• News Feeds
Page last updated at 09:15 GMT, Tuesday, 5 June 2012 10:15 UK

Guilt 'could lead to depression'


New research from the University of Manchester appears to show that Freud's claim that guilt plays a key role in depression is true.

Researchers found that the brain scans of people with the history of depression differed when asked questions associated with guilt from people who never get depressed.

Dr Roland Zahn, senior lecturer in psychology and psychiatry at Manchester University, explained that brain scans of people with a history of depression indicated that they differed in their feelings of guilt compared to those that never get depressed.

He said that researchers think that these feelings of depression are something that "we can change" in the brain.

"The feeling of guilt was specifically chosen to be investigated because it is an emotion linked to clinical depression and excessive guilt is a symptom of depression."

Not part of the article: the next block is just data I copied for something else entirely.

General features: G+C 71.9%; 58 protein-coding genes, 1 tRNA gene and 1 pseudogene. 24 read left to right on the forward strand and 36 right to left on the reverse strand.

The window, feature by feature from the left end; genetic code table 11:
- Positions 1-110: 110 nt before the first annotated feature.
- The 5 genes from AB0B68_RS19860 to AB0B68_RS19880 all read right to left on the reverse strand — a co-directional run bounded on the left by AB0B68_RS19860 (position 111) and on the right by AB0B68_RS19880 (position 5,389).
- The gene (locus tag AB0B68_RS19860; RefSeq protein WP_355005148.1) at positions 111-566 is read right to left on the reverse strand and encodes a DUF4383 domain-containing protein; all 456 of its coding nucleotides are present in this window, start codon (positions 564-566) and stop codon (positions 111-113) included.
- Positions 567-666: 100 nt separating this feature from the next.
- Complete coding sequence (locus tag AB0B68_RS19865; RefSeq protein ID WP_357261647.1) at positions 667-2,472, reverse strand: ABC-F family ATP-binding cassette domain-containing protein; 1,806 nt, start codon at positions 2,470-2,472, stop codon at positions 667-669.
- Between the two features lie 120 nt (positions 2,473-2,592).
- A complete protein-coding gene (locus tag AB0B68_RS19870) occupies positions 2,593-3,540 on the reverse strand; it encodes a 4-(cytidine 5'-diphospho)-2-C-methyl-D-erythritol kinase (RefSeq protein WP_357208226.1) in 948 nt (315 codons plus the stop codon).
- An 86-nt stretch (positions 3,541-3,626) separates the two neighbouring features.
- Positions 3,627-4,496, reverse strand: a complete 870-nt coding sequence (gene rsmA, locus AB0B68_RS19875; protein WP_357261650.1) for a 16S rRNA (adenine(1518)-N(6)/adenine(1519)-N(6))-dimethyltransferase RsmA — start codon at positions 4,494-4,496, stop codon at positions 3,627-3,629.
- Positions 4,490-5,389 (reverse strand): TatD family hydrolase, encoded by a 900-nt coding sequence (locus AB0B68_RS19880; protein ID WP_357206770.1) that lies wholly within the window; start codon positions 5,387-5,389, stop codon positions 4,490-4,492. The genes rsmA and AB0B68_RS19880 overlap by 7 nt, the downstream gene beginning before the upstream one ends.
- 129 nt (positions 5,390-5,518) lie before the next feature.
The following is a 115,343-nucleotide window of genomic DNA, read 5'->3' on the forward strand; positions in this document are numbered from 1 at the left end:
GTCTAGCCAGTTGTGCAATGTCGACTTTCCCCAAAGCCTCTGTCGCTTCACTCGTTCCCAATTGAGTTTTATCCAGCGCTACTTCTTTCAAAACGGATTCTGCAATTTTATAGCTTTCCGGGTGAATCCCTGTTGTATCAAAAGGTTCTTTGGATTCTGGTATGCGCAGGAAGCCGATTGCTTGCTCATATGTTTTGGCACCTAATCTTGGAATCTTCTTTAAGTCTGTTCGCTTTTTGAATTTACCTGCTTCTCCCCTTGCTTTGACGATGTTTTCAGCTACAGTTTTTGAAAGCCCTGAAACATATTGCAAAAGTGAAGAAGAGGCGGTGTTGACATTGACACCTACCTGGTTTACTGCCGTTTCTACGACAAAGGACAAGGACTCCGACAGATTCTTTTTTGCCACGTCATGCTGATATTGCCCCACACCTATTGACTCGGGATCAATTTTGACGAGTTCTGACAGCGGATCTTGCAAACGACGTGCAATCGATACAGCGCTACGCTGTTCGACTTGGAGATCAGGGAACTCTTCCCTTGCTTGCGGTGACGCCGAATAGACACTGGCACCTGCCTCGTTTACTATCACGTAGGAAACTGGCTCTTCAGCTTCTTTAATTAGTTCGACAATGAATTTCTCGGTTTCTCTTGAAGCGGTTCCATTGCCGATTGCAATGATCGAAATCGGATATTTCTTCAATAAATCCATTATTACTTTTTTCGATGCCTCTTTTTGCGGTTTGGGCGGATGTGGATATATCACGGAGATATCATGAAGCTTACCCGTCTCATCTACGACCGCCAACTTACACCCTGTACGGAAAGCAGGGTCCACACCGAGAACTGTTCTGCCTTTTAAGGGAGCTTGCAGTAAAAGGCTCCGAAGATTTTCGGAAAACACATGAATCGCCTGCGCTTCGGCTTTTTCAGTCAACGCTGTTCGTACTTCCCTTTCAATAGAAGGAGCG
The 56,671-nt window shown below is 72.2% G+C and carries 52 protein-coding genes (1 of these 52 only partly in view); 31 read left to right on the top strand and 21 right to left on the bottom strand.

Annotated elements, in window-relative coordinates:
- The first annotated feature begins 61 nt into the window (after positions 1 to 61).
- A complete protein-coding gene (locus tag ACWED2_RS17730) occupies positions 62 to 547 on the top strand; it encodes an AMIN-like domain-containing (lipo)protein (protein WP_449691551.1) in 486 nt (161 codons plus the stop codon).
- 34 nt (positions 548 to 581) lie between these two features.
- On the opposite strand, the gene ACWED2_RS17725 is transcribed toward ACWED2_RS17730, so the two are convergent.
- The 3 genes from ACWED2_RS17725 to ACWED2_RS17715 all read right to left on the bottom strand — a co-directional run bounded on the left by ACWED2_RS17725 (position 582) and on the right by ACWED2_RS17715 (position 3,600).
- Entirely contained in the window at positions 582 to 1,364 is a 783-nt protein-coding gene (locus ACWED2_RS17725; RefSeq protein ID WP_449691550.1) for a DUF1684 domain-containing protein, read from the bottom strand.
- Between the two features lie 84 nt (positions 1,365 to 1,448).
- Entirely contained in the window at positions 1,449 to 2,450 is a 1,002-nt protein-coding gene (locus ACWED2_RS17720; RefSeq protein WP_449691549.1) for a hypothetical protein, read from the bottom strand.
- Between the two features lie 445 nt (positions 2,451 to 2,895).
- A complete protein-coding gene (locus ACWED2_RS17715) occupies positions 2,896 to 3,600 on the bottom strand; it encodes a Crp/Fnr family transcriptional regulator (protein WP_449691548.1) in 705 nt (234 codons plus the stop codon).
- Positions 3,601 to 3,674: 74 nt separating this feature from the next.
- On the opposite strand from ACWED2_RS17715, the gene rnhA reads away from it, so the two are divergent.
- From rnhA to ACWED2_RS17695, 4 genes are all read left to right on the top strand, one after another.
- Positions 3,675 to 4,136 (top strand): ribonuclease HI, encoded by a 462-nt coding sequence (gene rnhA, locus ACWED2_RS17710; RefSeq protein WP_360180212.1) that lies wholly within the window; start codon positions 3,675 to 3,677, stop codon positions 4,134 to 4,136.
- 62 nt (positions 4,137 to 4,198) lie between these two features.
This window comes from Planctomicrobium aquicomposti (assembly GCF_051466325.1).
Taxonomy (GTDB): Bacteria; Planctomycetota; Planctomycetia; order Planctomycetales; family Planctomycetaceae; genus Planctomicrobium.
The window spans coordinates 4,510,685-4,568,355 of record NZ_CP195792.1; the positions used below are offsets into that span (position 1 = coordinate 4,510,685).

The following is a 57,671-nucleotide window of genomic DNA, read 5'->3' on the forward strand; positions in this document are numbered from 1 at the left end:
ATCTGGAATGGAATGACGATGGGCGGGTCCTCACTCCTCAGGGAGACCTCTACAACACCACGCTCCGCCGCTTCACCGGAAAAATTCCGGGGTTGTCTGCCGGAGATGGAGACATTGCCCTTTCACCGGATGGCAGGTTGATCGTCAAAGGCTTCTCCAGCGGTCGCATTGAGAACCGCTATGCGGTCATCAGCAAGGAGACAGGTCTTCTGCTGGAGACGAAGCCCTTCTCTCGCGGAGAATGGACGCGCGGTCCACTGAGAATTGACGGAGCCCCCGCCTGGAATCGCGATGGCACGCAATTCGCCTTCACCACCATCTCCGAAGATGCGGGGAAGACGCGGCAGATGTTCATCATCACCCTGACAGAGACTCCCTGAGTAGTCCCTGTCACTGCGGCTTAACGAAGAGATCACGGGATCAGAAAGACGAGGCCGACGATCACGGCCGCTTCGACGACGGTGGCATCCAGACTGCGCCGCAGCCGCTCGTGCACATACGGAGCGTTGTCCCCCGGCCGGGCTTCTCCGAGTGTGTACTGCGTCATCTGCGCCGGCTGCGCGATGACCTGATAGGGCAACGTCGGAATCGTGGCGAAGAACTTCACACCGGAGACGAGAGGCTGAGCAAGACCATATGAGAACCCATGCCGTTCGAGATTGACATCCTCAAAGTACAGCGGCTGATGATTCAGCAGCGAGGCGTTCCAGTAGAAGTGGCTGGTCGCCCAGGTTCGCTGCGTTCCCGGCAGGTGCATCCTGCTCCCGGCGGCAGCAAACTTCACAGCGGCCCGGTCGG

Get in touch with Today via email , Twitter or Facebook or text us on 84844.


Story Tools


Sign in

BBC navigation

Copyright © 2019 BBC. The BBC is not responsible for the content of external sites. Read more.

This page is best viewed in an up-to-date web browser with style sheets (CSS) enabled. While you will be able to view the content of this page in your current browser, you will not be able to get the full visual experience. Please consider upgrading your browser software or enabling style sheets (CSS) if you are able to do so.

Americas Africa Europe Middle East South Asia Asia Pacific